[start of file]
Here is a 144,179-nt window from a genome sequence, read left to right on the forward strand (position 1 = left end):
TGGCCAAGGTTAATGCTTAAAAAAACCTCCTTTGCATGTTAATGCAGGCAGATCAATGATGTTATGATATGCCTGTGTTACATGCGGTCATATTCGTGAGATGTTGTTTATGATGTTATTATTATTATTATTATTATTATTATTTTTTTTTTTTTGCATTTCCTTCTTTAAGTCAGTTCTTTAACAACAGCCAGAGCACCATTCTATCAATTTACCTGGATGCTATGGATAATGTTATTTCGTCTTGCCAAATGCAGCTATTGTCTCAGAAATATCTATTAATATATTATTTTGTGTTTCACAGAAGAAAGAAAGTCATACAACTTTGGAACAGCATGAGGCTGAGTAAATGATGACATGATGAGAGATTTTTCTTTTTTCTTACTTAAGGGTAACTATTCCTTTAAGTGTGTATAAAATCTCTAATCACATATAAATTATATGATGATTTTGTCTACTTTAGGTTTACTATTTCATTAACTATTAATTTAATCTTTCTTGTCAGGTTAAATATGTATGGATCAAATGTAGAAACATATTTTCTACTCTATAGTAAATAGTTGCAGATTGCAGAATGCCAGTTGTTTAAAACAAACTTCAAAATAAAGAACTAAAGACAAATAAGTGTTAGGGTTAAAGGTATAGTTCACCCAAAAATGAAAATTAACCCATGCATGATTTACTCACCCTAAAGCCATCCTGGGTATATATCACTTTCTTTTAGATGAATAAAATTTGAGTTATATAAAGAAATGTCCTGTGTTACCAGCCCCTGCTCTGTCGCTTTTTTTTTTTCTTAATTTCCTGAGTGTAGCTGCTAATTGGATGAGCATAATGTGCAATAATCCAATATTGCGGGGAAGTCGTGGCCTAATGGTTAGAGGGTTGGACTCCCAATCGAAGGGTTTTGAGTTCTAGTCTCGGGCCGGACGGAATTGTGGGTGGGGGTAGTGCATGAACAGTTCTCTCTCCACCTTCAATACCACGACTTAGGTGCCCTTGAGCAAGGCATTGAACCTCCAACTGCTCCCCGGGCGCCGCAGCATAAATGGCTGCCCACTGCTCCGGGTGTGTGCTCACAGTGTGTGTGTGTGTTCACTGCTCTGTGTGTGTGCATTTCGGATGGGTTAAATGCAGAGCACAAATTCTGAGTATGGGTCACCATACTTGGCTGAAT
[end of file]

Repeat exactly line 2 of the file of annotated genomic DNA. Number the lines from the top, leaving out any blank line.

TGGCCAAGGTTAATGCTTAAAAAAACCTCCTTTGCATGTTAATGCAGGCAGATCAATGATGTTATGATATGCCTGTGTTACATGCGGTCATATTCGTGAGATGTTGTTTATGATGTTATTATTATTATTATTATTATTATTATTTTTTTTTTTTTGCATTTCCTTCTTTAAGTCAGTTCTTTAACAACAGCCAGAGCACCATTCTATCAATTTACCTGGATGCTATGGATAATGTTATTTCGTCTTGCCAAATGCAGCTATTGTCTCAGAAATATCTATTAATATATTATTTTGTGTTTCACAGAAGAAAGAAAGTCATACAACTTTGGAACAGCATGAGGCTGAGTAAATGATGACATGATGAGAGATTTTTCTTTTTTCTTACTTAAGGGTAACTATTCCTTTAAGTGTGTATAAAATCTCTAATCACATATAAATTATATGATGATTTTGTCTACTTTAGGTTTACTATTTCATTAACTATTAATTTAATCTTTCTTGTCAGGTTAAATATGTATGGATCAAATGTAGAAACATATTTTCTACTCTATAGTAAATAGTTGCAGATTGCAGAATGCCAGTTGTTTAAAACAAACTTCAAAATAAAGAACTAAAGACAAATAAGTGTTAGGGTTAAAGGTATAGTTCACCCAAAAATGAAAATTAACCCATGCATGATTTACTCACCCTAAAGCCATCCTGGGTATATATCACTTTCTTTTAGATGAATAAAATTTGAGTTATATAAAGAAATGTCCTGTGTTACCAGCCCCTGCTCTGTCGCTTTTTTTTTTTCTTAATTTCCTGAGTGTAGCTGCTAATTGGATGAGCATAATGTGCAATAATCCAATATTGCGGGGAAGTCGTGGCCTAATGGTTAGAGGGTTGGACTCCCAATCGAAGGGTTTTGAGTTCTAGTCTCGGGCCGGACGGAATTGTGGGTGGGGGTAGTGCATGAACAGTTCTCTCTCCACCTTCAATACCACGACTTAGGTGCCCTTGAGCAAGGCATTGAACCTCCAACTGCTCCCCGGGCGCCGCAGCATAAATGGCTGCCCACTGCTCCGGGTGTGTGCTCACAGTGTGTGTGTGTGTTCACTGCTCTGTGTGTGTGCATTTCGGATGGGTTAAATGCAGAGCACAAATTCTGAGTATGGGTCACCATACTTGGCTGAAT